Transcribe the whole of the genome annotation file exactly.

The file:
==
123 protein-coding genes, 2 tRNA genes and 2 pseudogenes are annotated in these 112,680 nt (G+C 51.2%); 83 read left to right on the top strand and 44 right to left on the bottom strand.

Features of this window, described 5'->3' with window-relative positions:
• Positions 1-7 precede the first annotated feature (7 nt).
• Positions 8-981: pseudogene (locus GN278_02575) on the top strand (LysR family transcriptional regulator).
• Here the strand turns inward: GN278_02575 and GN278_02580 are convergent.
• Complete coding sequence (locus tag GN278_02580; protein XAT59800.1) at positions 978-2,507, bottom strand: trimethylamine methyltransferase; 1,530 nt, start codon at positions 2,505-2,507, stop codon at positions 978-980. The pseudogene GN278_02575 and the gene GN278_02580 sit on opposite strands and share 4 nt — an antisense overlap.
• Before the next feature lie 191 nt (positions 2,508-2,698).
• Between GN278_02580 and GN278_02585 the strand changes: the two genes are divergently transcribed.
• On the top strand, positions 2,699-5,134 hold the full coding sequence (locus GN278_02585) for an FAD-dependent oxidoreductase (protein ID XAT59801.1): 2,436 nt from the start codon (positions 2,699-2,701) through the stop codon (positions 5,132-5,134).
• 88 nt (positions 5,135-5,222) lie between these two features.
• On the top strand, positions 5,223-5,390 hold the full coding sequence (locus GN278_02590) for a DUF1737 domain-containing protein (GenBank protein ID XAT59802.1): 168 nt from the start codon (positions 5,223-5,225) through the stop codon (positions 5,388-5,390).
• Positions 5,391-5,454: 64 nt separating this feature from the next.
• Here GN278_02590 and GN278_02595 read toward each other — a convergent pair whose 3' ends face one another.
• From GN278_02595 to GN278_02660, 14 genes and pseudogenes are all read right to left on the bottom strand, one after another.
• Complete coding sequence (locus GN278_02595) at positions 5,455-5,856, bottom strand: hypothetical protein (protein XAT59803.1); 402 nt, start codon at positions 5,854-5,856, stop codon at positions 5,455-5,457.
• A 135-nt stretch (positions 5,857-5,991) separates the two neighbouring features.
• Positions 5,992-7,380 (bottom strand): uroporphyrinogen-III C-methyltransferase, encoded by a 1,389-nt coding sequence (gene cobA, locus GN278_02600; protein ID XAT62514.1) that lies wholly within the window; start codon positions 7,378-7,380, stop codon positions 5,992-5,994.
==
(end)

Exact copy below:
123 protein-coding genes, 2 tRNA genes and 2 pseudogenes are annotated in these 112,680 nt (G+C 51.2%); 83 read left to right on the top strand and 44 right to left on the bottom strand.

Features of this window, described 5'->3' with window-relative positions:
• Positions 1-7 precede the first annotated feature (7 nt).
• Positions 8-981: pseudogene (locus GN278_02575) on the top strand (LysR family transcriptional regulator).
• Here the strand turns inward: GN278_02575 and GN278_02580 are convergent.
• Complete coding sequence (locus tag GN278_02580; protein XAT59800.1) at positions 978-2,507, bottom strand: trimethylamine methyltransferase; 1,530 nt, start codon at positions 2,505-2,507, stop codon at positions 978-980. The pseudogene GN278_02575 and the gene GN278_02580 sit on opposite strands and share 4 nt — an antisense overlap.
• Before the next feature lie 191 nt (positions 2,508-2,698).
• Between GN278_02580 and GN278_02585 the strand changes: the two genes are divergently transcribed.
• On the top strand, positions 2,699-5,134 hold the full coding sequence (locus GN278_02585) for an FAD-dependent oxidoreductase (protein ID XAT59801.1): 2,436 nt from the start codon (positions 2,699-2,701) through the stop codon (positions 5,132-5,134).
• 88 nt (positions 5,135-5,222) lie between these two features.
• On the top strand, positions 5,223-5,390 hold the full coding sequence (locus GN278_02590) for a DUF1737 domain-containing protein (GenBank protein ID XAT59802.1): 168 nt from the start codon (positions 5,223-5,225) through the stop codon (positions 5,388-5,390).
• Positions 5,391-5,454: 64 nt separating this feature from the next.
• Here GN278_02590 and GN278_02595 read toward each other — a convergent pair whose 3' ends face one another.
• From GN278_02595 to GN278_02660, 14 genes and pseudogenes are all read right to left on the bottom strand, one after another.
• Complete coding sequence (locus GN278_02595) at positions 5,455-5,856, bottom strand: hypothetical protein (protein XAT59803.1); 402 nt, start codon at positions 5,854-5,856, stop codon at positions 5,455-5,457.
• A 135-nt stretch (positions 5,857-5,991) separates the two neighbouring features.
• Positions 5,992-7,380 (bottom strand): uroporphyrinogen-III C-methyltransferase, encoded by a 1,389-nt coding sequence (gene cobA, locus GN278_02600; protein ID XAT62514.1) that lies wholly within the window; start codon positions 7,378-7,380, stop codon positions 5,992-5,994.